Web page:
Mr. Evans in his thirty first article gives an amusing account of the origin of the name of Muddy Creek. On one occasion when Swan and Hughes,who were among the first settlers, were crossing this stream, Swan's horse stumbled and threw its rider into the water. Gathering himself up and shaking the turbid water from his garments, he remarked in some temper, "its a muddy little brook anyhow." He was often rallied upon this adventure, and the name Muddy Creek has stuck to this stream ever since and is likely to as long as it continues to flow. In 1768 these two men brought their families, Swan taking his negro slaves, a goodly number, which were probably the first human chattels brought into the county. Subsequently a number of families from Maryland and Virginia brought thither slaves. Along with these two came also Henry and Jacob Yanmeter, with wagons and pack horses, altogether a train of over fifty persons. They followed Braddock's road in the main. Henry Vanmeter occupied the tract now known as the Randolph settle: went. Old trees near the house of Michael' Price mark the spot where his first cabin stood An Indian burying ground was on the crest of the high bluff overlooking Pumpkin Run upon the south. Until the massacre by Logan and his band, in 1774, there was no trouble with the Indians. Though for safety it had become necessary to have a place of refuge, and a fort was built on John Swan's farm, known as Swan and Vanmeter's fort.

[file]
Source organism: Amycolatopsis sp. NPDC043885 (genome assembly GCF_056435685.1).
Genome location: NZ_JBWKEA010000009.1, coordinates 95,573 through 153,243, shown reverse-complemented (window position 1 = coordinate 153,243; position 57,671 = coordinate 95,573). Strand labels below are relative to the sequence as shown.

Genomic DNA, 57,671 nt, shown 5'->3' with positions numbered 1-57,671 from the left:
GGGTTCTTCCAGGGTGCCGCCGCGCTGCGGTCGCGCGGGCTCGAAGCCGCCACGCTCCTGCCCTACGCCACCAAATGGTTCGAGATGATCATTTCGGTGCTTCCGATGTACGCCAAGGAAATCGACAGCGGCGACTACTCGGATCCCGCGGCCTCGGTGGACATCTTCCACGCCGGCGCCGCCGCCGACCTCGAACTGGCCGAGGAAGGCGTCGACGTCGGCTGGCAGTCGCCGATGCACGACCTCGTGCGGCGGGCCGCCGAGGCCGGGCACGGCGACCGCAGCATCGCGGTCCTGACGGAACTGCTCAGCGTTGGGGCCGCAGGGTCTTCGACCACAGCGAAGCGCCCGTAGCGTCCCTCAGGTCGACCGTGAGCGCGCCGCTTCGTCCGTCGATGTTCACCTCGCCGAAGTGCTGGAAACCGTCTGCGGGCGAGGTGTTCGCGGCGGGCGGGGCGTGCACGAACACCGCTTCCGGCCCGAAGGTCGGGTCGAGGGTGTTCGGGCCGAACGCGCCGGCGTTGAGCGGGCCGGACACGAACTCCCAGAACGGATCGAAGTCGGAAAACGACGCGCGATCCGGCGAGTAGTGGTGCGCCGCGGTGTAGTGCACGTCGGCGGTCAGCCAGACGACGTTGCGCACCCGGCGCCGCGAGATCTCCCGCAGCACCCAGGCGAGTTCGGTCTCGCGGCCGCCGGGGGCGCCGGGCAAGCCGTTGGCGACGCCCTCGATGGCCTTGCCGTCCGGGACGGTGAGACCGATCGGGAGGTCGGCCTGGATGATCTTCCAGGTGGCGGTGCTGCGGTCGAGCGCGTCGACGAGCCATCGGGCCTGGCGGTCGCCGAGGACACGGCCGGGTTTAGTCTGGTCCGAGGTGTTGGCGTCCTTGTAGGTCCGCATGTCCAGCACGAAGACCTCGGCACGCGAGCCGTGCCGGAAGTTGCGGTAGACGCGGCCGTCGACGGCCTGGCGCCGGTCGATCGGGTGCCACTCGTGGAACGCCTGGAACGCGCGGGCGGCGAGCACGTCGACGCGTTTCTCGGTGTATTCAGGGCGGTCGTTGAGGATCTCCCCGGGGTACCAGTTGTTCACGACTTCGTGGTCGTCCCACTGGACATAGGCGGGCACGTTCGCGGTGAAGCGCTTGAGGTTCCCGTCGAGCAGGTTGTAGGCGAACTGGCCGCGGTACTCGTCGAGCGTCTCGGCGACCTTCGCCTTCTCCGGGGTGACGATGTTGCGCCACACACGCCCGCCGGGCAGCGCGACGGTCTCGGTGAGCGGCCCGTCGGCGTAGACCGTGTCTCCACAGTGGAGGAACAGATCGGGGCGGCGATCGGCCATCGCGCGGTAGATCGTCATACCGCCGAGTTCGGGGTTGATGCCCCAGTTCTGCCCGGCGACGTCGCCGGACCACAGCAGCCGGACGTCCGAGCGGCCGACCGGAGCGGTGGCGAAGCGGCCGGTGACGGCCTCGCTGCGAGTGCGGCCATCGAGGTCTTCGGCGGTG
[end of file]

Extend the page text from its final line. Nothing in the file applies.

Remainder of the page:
"My informant," says Evans, "spent much of her time in the family of her grandfather, with whom her great grandmother, Martha Vanmeter, lived. Being twelve years old when the great grand mother died, she has a very distinct recollection of many incidents related to her of the early settlers. Their flour, salt, and ammunition, and all farming and household utensils were transported on pack horses from Cumberland, Md. Their corn was ground on hand mills. Granny Vanmeter told of a young girl, her niece, who was captured by the Indians, and who, after being carried many miles away managed to make her escape; that while wandering in the woods alone she subsisted on roots and wild berries; how when she had found a dead rattlesnake, she cooked and ate it, and ever afterwards persisted in pronouncing it the sweetest bit she ever tasted; and how she finally made her way home and made glad the hearts of her friends."